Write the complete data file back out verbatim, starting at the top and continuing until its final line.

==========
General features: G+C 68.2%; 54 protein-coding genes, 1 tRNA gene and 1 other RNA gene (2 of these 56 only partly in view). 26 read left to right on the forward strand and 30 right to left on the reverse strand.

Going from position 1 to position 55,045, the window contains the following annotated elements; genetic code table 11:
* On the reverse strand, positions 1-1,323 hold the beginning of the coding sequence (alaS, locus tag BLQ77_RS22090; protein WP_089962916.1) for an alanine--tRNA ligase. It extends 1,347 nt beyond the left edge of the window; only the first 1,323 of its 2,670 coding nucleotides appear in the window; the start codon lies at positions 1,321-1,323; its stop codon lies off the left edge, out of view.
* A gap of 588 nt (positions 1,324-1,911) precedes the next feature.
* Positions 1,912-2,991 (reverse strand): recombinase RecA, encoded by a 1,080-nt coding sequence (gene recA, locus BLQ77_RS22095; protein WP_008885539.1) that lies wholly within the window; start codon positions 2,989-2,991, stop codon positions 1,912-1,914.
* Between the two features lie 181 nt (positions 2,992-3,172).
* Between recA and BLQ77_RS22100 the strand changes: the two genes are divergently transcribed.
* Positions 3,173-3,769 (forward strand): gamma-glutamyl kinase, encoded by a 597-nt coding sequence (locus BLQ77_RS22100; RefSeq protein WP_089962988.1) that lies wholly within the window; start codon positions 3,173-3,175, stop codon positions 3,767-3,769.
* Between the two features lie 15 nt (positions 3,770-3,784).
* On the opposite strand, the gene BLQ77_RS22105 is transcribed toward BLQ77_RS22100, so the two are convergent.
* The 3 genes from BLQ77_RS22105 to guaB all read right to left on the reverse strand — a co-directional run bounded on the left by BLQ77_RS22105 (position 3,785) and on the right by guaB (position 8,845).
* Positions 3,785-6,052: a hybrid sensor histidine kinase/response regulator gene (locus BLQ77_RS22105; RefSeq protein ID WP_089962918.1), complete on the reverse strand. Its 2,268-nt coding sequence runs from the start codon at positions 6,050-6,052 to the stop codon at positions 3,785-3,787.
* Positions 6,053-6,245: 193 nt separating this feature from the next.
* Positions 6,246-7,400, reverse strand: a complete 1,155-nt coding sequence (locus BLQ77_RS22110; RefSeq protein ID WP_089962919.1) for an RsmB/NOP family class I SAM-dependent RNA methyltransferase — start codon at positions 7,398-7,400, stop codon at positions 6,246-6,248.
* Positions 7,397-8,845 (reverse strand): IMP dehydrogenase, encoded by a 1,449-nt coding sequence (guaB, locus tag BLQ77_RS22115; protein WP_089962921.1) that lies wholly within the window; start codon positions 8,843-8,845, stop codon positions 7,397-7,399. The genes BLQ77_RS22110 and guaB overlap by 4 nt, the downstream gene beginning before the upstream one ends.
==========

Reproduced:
General features: G+C 68.2%; 54 protein-coding genes, 1 tRNA gene and 1 other RNA gene (2 of these 56 only partly in view). 26 read left to right on the forward strand and 30 right to left on the reverse strand.

Going from position 1 to position 55,045, the window contains the following annotated elements; genetic code table 11:
* On the reverse strand, positions 1-1,323 hold the beginning of the coding sequence (alaS, locus tag BLQ77_RS22090; protein WP_089962916.1) for an alanine--tRNA ligase. It extends 1,347 nt beyond the left edge of the window; only the first 1,323 of its 2,670 coding nucleotides appear in the window; the start codon lies at positions 1,321-1,323; its stop codon lies off the left edge, out of view.
* A gap of 588 nt (positions 1,324-1,911) precedes the next feature.
* Positions 1,912-2,991 (reverse strand): recombinase RecA, encoded by a 1,080-nt coding sequence (gene recA, locus BLQ77_RS22095; protein WP_008885539.1) that lies wholly within the window; start codon positions 2,989-2,991, stop codon positions 1,912-1,914.
* Between the two features lie 181 nt (positions 2,992-3,172).
* Between recA and BLQ77_RS22100 the strand changes: the two genes are divergently transcribed.
* Positions 3,173-3,769 (forward strand): gamma-glutamyl kinase, encoded by a 597-nt coding sequence (locus BLQ77_RS22100; RefSeq protein WP_089962988.1) that lies wholly within the window; start codon positions 3,173-3,175, stop codon positions 3,767-3,769.
* Between the two features lie 15 nt (positions 3,770-3,784).
* On the opposite strand, the gene BLQ77_RS22105 is transcribed toward BLQ77_RS22100, so the two are convergent.
* The 3 genes from BLQ77_RS22105 to guaB all read right to left on the reverse strand — a co-directional run bounded on the left by BLQ77_RS22105 (position 3,785) and on the right by guaB (position 8,845).
* Positions 3,785-6,052: a hybrid sensor histidine kinase/response regulator gene (locus BLQ77_RS22105; RefSeq protein ID WP_089962918.1), complete on the reverse strand. Its 2,268-nt coding sequence runs from the start codon at positions 6,050-6,052 to the stop codon at positions 3,785-3,787.
* Positions 6,053-6,245: 193 nt separating this feature from the next.
* Positions 6,246-7,400, reverse strand: a complete 1,155-nt coding sequence (locus BLQ77_RS22110; RefSeq protein ID WP_089962919.1) for an RsmB/NOP family class I SAM-dependent RNA methyltransferase — start codon at positions 7,398-7,400, stop codon at positions 6,246-6,248.
* Positions 7,397-8,845 (reverse strand): IMP dehydrogenase, encoded by a 1,449-nt coding sequence (guaB, locus tag BLQ77_RS22115; protein WP_089962921.1) that lies wholly within the window; start codon positions 8,843-8,845, stop codon positions 7,397-7,399. The genes BLQ77_RS22110 and guaB overlap by 4 nt, the downstream gene beginning before the upstream one ends.